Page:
Then I went to the gym, my morning salvaged.  Or so I thought.

But guilt kept sparking in my chest.  I just missed up an opportunity to bond with my son, I realized.  I rarely get one on one time with Owen. Angus is so demanding for my attention, and Owen is not.  And I'd been wanting some bonding time with Owen lately.  But instead, I'd upset him and made him cry was about this time in my thought process that a song began to play.

Not just any song.  The Universe chose that moment to foist Little Boy Blue on me.


Tuesday, 3 June 2014

happy heart

So I started this post two weeks ago. But better late than never!  This is what happened:

I went to pick up Owen from his usual Friday appointment with his Behavioral Interventionist at the CDC here in town.  Angus and I were a little early, so I sat and talked with the B.I, Trish, while Owen and Angus took off playing in the ball pit.
Trish, as usual, had nothing but praise to say about Owen.  "He is so amazing. I was just amazed." Were frequent words out of her mouth.  "He's making so much progress!"  She went on to say that she thinks if we got him assessed, he would lose his diagnosis of autism.

As I drove home, I cried happy tears. I sent up many prayers of gratitude. My heart overfilled with thankfulness.

When I think back on this journey--which isn't over yet--I'm not so confident he'd lose his diagnosis if assessed--but anyways, it was a very hard, frustrating one, especially at first.  When he was 18 months and Angus was born, I remember how he wouldn't respond to his name.  I'd say it ten times, perhaps, and nothing. He was in his own bubble.

It wouldn't have been such a concern, but at 2 yrs, and then at 3, there was still no progress.  He would still not respond to his name, and had virtually no language. He'd learn a word or two, but then lose it a couple weeks later.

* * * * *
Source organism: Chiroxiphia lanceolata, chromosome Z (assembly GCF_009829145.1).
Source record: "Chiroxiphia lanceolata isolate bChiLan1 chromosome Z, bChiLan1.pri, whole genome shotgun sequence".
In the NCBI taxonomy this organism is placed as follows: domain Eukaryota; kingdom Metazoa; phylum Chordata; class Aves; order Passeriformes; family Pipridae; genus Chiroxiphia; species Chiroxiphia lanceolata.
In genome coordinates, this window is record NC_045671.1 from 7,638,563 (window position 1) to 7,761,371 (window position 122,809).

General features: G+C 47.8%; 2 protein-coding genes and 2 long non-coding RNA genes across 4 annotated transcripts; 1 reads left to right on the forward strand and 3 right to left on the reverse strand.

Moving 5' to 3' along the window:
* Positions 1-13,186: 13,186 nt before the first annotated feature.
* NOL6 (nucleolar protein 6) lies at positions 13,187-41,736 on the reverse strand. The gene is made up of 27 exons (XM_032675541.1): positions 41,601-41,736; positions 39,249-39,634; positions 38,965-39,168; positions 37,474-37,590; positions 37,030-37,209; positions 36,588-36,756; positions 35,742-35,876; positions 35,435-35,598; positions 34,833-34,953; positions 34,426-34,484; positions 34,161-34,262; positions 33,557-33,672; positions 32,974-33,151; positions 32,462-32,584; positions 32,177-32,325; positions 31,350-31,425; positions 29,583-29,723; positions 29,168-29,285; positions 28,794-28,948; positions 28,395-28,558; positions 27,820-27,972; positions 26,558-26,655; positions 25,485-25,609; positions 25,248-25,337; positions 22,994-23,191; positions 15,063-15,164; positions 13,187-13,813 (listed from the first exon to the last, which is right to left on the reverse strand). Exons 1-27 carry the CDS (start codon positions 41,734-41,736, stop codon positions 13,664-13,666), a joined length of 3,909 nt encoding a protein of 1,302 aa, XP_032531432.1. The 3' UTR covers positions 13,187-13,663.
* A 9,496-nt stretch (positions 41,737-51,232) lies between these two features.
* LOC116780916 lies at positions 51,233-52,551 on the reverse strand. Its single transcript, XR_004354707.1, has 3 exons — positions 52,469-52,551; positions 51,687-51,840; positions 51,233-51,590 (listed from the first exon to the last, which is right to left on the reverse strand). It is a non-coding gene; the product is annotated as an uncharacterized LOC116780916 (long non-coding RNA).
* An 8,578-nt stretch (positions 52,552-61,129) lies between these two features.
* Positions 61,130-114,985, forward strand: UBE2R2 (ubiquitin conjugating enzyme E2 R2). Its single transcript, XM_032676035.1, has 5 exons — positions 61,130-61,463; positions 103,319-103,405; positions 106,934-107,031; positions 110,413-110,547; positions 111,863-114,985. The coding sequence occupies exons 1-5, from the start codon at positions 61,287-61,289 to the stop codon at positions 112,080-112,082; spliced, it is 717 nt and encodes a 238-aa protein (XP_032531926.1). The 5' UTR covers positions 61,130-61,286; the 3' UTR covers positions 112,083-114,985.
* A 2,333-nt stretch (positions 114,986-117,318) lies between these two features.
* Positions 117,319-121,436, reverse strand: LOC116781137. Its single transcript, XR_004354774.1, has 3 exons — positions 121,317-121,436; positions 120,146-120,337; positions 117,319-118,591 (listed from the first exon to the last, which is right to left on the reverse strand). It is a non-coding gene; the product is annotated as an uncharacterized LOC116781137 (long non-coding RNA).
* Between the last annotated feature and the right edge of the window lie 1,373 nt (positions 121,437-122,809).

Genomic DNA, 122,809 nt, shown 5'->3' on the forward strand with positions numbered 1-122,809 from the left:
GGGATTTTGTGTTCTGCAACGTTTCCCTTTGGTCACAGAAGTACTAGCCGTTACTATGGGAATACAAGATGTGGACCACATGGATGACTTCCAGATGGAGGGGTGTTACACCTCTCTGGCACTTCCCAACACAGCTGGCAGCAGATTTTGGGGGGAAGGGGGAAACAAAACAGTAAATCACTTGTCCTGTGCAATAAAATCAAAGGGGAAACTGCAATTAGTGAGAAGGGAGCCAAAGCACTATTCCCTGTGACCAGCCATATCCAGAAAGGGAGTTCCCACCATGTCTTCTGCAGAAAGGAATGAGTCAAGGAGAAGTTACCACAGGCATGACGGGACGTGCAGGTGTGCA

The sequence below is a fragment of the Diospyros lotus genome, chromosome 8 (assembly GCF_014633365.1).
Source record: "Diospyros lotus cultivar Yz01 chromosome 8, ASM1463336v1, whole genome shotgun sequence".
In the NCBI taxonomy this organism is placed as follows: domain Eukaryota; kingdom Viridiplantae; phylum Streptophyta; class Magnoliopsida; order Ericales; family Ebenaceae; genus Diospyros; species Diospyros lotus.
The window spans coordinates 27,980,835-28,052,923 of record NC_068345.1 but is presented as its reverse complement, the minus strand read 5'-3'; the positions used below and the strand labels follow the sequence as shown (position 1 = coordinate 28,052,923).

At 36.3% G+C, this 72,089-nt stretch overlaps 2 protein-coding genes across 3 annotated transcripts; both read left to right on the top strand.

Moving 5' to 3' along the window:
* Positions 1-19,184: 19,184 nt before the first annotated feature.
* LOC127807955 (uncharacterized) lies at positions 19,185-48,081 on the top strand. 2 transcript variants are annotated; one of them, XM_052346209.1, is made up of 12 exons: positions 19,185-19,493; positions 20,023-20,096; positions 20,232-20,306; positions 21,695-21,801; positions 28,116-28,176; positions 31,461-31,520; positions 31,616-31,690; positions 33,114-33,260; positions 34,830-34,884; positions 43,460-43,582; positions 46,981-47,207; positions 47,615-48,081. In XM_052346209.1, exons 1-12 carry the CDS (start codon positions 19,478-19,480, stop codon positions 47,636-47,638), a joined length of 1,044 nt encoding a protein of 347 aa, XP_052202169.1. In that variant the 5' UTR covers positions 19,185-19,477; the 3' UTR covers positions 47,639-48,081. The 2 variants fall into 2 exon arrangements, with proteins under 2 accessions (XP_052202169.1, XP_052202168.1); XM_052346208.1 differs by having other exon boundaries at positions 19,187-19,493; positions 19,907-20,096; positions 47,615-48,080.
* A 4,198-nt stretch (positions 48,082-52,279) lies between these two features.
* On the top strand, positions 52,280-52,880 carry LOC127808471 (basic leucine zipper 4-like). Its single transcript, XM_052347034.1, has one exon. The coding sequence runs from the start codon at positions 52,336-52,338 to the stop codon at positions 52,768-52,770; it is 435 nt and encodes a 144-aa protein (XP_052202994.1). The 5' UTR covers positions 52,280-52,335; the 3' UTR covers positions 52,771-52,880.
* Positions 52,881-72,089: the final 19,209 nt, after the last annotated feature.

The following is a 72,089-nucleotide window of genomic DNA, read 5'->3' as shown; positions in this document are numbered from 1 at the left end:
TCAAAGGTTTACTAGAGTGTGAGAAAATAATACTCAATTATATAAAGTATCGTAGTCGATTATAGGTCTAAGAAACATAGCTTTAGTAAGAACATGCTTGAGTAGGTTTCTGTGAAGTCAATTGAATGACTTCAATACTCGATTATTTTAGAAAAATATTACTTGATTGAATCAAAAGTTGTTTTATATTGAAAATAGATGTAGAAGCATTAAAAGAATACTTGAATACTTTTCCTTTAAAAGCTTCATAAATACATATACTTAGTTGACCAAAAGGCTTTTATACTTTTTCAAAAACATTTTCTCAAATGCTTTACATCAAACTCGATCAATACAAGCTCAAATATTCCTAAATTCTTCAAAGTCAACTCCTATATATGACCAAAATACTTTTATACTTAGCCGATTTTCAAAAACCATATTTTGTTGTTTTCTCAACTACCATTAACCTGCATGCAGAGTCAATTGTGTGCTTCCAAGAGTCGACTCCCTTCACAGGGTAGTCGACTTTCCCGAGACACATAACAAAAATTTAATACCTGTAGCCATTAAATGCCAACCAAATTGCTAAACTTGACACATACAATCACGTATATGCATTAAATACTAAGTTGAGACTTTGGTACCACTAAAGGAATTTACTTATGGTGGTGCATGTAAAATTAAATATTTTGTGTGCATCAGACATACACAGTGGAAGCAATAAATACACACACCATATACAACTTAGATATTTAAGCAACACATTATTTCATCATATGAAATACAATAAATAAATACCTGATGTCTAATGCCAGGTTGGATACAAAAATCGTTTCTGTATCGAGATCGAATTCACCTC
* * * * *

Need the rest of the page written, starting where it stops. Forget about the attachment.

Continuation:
(this was despite going to a speech pathologist from age 2 on.  There was no progress in his language for a whole year of speech therapy)

And then there were the irrational fears: stepping on grass and ceiling fans, to name a couple. would scream, cry, shake, cling desperately to mom/dad rather than step on grass or be in the same room as a ceiling fan.   And he would also get very strong attachments to strange things, like washers/bolts, etc. He'd have it clutched in his hand for a week or more.

This story does have a happy ending, thankfully. I've written about it in here already. You all know about how when Owen turned 3 and was formally diagnosed, Ben and I implemented the GAPS diet right away, and how within a month he began to talk and we saw improvements.  And late last year, we also began to implement the protocol found in this book.

We've seen nothing but improvements.  Let me just share a few:

His language. He is always talking now:

He stands up for Angus in Preschool.  Kids play with him. They want to be his partner.  Everyone remarks on what a happy child he is.  The CDC talks about him in their meetings as their great success story.  Everyone loves working with him because he is so bright and cheerful and learns so fast.

And of course, he answers to his name now.

a happy heart resides in my chest.